Me: (Silence, as I stand like some kind of panicked, slowly-leaking ostrich). . . ok.

Lady:  You said in class we’re supposed to find eight sources, right.

Me: . . . .yep.

Lady:  Does it say that on the essay assignment sheet too?

Me: . . . Uh, yep.

Lady:  Oh, ok.  Because that’s a lot of research.  What if I can’t find eight sources.

Me:  . . . Well as I said in class. . .

And so it would continue.  She would ask me things I already answered in class, and I would try to disengage while I urinated.  Usually I would drop strong hints that it would be more appropriate to discuss this via e-mail or during office hours, but she either didn’t get it or didn’t care, so we would share these daily converurinations with each other.

Thank the sweet baby Jesus in the manger she didn’t actually try to follow me into my next class.

In addition to stalking me, she also brought (AND CONSUMED) an entire 2-liter of cola to class every day.  This was disgusting enough on its own.  I mean, there are approximately 1.25 cups of sugar in a 2 liter bottle of cola.  Just imagine shotgunning an entire cup of sugar in less than an hour and then going back for a little more.  That’s basically what she was doing.  Who does that?

Then, she would spend the remainder of class loudly clearing mucus from her throat, and I would spend the rest of class trying not to stop teaching and yell,

I can still hear her in my nightmares – breathing and stumping and asking and clearing.  She is mingled in my memory with the pressing need to urinate and the smell of public restrooms.  Ugh.

Ah well.  This week I found out two of the classes I was planning to teach next semester have been canceled due to low enrollment.  Such is the life of an adjunct.

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8 responses »

  1. I have a little life as an adjunct, too. No stalkers but a strange mix of students, a bunch who seemed like impassive, tough customers at the beginning of the semester but are a really good group of personalities now.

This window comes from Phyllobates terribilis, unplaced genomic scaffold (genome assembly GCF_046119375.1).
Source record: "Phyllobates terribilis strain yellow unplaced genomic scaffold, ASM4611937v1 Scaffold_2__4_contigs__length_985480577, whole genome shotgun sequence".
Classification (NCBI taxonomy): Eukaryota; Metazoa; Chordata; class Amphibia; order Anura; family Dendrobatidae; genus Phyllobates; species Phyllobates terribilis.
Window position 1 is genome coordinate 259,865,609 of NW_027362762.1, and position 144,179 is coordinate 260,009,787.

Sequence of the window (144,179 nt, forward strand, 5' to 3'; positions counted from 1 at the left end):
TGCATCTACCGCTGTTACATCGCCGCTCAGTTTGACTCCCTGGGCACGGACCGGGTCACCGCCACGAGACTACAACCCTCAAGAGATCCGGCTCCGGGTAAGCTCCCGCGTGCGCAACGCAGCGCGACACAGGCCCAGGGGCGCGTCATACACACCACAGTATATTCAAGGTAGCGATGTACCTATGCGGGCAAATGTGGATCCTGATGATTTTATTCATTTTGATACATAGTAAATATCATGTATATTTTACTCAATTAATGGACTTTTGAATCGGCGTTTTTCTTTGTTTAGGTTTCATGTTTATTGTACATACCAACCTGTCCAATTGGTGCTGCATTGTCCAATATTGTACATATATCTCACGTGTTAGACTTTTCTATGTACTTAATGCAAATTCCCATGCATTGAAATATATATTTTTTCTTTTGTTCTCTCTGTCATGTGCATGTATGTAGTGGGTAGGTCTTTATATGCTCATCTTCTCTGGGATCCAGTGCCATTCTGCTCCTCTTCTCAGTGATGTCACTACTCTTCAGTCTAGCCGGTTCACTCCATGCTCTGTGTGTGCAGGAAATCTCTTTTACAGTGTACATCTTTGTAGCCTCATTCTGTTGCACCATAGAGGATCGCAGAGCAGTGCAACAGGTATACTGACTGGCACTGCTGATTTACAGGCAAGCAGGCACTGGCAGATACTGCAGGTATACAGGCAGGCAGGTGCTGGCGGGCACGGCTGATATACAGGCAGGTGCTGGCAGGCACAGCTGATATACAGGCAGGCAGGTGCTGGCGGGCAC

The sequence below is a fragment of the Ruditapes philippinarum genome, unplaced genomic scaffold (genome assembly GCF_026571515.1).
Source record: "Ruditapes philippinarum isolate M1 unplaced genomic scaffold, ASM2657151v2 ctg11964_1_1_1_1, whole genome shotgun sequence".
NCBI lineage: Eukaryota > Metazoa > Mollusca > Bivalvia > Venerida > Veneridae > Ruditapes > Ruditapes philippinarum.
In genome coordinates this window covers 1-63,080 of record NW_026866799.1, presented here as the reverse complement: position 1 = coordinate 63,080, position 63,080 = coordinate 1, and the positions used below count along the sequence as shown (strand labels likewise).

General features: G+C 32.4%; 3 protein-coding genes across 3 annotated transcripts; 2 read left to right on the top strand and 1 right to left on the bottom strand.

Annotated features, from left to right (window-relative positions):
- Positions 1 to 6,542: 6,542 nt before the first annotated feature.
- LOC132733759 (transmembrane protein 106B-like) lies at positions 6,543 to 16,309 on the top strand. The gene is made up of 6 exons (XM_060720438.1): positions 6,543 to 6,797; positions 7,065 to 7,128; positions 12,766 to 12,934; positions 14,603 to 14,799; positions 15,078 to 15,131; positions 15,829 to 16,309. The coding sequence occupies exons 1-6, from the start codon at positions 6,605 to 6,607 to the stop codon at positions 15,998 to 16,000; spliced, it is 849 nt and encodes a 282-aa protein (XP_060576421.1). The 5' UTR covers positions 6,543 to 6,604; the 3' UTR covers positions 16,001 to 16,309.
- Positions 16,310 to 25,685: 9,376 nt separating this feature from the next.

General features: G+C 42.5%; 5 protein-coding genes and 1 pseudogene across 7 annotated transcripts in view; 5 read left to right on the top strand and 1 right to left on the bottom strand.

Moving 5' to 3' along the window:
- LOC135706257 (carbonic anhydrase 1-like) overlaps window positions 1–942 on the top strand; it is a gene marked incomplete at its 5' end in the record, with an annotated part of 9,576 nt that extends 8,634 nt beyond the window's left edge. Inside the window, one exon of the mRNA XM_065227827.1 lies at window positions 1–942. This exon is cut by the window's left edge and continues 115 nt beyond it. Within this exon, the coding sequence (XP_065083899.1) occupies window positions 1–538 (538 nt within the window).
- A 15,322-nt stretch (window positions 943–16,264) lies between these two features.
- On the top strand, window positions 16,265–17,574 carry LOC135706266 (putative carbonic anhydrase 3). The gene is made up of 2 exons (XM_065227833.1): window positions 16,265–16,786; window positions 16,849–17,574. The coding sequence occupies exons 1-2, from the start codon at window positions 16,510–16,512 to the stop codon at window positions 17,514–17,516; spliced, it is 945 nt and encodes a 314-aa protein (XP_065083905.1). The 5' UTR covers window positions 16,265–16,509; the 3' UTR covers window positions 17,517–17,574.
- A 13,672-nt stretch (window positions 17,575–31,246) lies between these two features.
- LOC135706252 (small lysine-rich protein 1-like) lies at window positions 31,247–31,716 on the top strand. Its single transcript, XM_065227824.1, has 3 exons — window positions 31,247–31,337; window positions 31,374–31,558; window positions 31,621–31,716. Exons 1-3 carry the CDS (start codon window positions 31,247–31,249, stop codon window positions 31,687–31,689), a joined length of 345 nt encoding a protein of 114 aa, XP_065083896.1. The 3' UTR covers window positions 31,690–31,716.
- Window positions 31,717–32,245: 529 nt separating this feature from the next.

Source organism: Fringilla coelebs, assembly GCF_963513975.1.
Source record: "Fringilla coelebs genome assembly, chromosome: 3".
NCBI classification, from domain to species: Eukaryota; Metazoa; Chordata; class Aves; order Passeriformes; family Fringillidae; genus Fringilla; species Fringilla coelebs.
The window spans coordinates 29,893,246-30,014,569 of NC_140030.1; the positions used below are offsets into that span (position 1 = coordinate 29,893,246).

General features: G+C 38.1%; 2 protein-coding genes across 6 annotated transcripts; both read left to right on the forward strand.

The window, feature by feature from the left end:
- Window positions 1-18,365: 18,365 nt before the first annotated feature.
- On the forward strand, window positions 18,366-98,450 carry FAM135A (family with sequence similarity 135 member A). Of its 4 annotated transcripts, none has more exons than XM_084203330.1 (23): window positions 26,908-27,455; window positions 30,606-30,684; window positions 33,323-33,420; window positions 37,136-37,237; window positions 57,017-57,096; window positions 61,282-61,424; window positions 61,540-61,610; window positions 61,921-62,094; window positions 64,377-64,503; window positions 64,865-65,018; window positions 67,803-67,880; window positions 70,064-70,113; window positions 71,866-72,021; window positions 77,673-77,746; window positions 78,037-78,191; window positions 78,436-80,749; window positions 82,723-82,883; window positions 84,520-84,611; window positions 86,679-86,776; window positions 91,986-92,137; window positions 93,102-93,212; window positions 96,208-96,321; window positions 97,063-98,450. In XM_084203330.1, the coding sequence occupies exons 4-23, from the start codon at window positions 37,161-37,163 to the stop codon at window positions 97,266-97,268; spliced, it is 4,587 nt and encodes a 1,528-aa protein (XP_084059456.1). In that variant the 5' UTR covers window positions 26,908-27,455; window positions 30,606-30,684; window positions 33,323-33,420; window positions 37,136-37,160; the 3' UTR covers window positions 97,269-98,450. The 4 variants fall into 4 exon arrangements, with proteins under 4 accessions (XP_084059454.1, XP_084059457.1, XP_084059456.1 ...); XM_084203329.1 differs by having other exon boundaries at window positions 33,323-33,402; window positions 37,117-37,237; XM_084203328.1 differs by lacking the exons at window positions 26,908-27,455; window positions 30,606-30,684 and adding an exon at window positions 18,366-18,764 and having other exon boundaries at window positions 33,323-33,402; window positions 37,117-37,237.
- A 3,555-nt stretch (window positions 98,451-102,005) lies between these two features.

2. I was pulling my hair out grading research papers when this popped into my inbox. Such a welcome dose of humor! Sentences like this result in a desperate urge to scream: “Despite being labeled a heretic and burned at the steak [sic] Joan of Arc led a very successful life.”
    SO very sorry about your awkward stalker! Yikes! So many people don’t seem to comprehend personal space and appropriate interaction!
    It appears the ACA has changed the definition of “part time”, so I have been offered fewer classes and, like you, will have to deal with an unexpected change in schedule. Adjunct life is never boring!

    • Oh that sentence! That’s enough to make me want to climb up on a stake and strike a match.

      Here’s one for you: “LICRA is an organization that fights against racism and semitism.” Oy vey. Oops, that was pretty Semitic of me. I’d better watch out or LICRA will come after me and have an existential crisis over whether or not to defend me or stone me.

  3. As a student I disliked most returning students. They always felt the need to contribute, even when what they were saying had nothing to do with what we were talking about. In grad school, however, I was one of them, a decade older than all but one of my classmates. I did speak in class more than others. I never made that connection that I was that student!

    • I don’t know – I think some nontraditional students fall into the ‘speaking often without relevance’ category, but others do not. I’m sure you were in the latter category 🙂